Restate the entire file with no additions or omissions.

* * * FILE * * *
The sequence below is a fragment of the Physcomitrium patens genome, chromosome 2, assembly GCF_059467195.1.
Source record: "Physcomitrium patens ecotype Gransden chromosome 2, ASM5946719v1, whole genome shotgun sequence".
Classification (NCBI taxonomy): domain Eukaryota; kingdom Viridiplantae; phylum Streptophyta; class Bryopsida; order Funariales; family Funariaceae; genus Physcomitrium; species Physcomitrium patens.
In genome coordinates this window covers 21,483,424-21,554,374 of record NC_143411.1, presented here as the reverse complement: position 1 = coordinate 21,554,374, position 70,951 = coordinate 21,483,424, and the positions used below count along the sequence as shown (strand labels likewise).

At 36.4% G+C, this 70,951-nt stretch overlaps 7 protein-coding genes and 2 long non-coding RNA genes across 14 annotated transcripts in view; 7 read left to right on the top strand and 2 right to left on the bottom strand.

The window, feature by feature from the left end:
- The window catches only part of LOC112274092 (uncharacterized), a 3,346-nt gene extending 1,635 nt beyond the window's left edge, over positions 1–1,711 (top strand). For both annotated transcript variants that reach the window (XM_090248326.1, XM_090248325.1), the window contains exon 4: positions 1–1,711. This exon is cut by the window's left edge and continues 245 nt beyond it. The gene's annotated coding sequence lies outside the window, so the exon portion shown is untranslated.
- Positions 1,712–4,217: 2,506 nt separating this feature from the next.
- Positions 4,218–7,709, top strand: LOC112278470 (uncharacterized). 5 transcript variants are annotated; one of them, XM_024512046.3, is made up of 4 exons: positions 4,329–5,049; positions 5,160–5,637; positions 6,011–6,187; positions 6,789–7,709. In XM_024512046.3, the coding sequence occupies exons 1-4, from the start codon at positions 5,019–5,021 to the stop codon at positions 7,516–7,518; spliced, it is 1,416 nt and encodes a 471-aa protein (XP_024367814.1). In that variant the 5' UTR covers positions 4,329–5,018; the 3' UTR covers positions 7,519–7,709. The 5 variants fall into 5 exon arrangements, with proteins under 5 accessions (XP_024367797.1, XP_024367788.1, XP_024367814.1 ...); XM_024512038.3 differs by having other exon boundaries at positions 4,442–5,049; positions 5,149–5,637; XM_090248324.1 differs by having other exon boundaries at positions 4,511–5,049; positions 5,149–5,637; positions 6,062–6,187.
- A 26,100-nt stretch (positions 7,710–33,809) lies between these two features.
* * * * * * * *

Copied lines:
The sequence below is a fragment of the Physcomitrium patens genome, chromosome 2, assembly GCF_059467195.1.
Source record: "Physcomitrium patens ecotype Gransden chromosome 2, ASM5946719v1, whole genome shotgun sequence".
Classification (NCBI taxonomy): domain Eukaryota; kingdom Viridiplantae; phylum Streptophyta; class Bryopsida; order Funariales; family Funariaceae; genus Physcomitrium; species Physcomitrium patens.
In genome coordinates this window covers 21,483,424-21,554,374 of record NC_143411.1, presented here as the reverse complement: position 1 = coordinate 21,554,374, position 70,951 = coordinate 21,483,424, and the positions used below count along the sequence as shown (strand labels likewise).

At 36.4% G+C, this 70,951-nt stretch overlaps 7 protein-coding genes and 2 long non-coding RNA genes across 14 annotated transcripts in view; 7 read left to right on the top strand and 2 right to left on the bottom strand.

The window, feature by feature from the left end:
- The window catches only part of LOC112274092 (uncharacterized), a 3,346-nt gene extending 1,635 nt beyond the window's left edge, over positions 1–1,711 (top strand). For both annotated transcript variants that reach the window (XM_090248326.1, XM_090248325.1), the window contains exon 4: positions 1–1,711. This exon is cut by the window's left edge and continues 245 nt beyond it. The gene's annotated coding sequence lies outside the window, so the exon portion shown is untranslated.
- Positions 1,712–4,217: 2,506 nt separating this feature from the next.
- Positions 4,218–7,709, top strand: LOC112278470 (uncharacterized). 5 transcript variants are annotated; one of them, XM_024512046.3, is made up of 4 exons: positions 4,329–5,049; positions 5,160–5,637; positions 6,011–6,187; positions 6,789–7,709. In XM_024512046.3, the coding sequence occupies exons 1-4, from the start codon at positions 5,019–5,021 to the stop codon at positions 7,516–7,518; spliced, it is 1,416 nt and encodes a 471-aa protein (XP_024367814.1). In that variant the 5' UTR covers positions 4,329–5,018; the 3' UTR covers positions 7,519–7,709. The 5 variants fall into 5 exon arrangements, with proteins under 5 accessions (XP_024367797.1, XP_024367788.1, XP_024367814.1 ...); XM_024512038.3 differs by having other exon boundaries at positions 4,442–5,049; positions 5,149–5,637; XM_090248324.1 differs by having other exon boundaries at positions 4,511–5,049; positions 5,149–5,637; positions 6,062–6,187.
- A 26,100-nt stretch (positions 7,710–33,809) lies between these two features.